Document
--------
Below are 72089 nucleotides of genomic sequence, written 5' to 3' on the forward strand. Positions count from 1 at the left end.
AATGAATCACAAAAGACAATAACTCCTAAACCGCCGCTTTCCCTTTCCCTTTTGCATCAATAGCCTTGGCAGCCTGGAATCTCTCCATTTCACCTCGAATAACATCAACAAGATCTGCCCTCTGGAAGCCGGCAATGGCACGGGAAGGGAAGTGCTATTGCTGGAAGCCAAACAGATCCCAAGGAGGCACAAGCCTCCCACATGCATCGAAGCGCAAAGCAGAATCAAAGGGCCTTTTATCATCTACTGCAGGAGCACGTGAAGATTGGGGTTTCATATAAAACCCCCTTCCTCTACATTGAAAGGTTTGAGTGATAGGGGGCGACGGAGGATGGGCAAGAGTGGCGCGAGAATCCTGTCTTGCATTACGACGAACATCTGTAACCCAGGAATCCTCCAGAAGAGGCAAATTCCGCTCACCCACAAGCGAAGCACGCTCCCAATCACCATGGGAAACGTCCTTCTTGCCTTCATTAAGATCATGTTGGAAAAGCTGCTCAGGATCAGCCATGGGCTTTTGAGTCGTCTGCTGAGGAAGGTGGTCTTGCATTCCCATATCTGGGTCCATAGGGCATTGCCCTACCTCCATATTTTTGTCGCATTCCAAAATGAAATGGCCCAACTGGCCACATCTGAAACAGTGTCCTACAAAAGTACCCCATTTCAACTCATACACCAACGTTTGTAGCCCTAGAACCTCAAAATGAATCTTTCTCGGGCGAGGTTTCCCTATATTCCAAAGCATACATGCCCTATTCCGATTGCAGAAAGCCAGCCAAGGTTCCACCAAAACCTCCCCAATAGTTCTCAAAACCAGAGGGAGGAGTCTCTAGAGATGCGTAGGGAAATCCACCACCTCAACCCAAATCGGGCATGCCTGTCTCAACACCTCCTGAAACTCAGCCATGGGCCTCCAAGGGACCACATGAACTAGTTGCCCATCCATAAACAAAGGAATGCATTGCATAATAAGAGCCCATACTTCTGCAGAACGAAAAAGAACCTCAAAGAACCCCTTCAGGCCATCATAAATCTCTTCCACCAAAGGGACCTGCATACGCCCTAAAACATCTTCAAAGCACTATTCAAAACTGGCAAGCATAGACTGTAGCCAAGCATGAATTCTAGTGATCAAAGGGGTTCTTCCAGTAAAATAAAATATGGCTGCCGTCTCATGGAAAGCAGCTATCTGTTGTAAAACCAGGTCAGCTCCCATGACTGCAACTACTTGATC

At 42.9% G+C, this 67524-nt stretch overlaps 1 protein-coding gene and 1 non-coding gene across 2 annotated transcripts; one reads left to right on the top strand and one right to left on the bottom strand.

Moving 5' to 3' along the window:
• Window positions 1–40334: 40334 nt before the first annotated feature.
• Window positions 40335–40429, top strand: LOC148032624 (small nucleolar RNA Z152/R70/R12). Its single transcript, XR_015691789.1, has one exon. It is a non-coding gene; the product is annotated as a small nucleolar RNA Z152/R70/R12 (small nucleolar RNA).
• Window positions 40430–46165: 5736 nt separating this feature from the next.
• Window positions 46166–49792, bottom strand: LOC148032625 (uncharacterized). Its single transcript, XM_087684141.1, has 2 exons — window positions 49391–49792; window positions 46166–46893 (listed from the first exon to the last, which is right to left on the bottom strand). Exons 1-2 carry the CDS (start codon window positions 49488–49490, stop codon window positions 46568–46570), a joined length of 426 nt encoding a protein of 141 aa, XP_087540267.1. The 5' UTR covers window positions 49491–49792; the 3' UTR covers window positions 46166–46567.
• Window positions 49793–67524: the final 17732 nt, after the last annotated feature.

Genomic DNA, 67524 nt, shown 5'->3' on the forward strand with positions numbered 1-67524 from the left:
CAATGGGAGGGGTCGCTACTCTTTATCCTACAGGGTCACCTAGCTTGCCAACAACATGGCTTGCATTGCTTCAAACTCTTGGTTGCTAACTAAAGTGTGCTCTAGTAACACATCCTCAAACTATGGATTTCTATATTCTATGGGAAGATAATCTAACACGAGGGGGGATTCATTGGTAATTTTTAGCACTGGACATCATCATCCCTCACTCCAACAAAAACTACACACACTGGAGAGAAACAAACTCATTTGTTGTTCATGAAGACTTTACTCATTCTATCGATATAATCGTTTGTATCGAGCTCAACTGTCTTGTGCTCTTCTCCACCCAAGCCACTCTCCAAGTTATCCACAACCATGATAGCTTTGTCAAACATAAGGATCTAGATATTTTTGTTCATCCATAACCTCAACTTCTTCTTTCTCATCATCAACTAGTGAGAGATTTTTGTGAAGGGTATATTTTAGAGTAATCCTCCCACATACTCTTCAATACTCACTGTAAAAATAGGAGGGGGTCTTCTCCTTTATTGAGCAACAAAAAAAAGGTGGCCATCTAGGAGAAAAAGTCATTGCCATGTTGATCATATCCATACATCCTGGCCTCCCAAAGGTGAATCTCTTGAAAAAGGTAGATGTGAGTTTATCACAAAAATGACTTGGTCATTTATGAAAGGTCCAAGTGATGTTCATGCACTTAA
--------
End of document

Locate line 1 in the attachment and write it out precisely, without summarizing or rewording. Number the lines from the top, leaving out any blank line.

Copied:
Below are 72089 nucleotides of genomic sequence, written 5' to 3' on the forward strand. Positions count from 1 at the left end.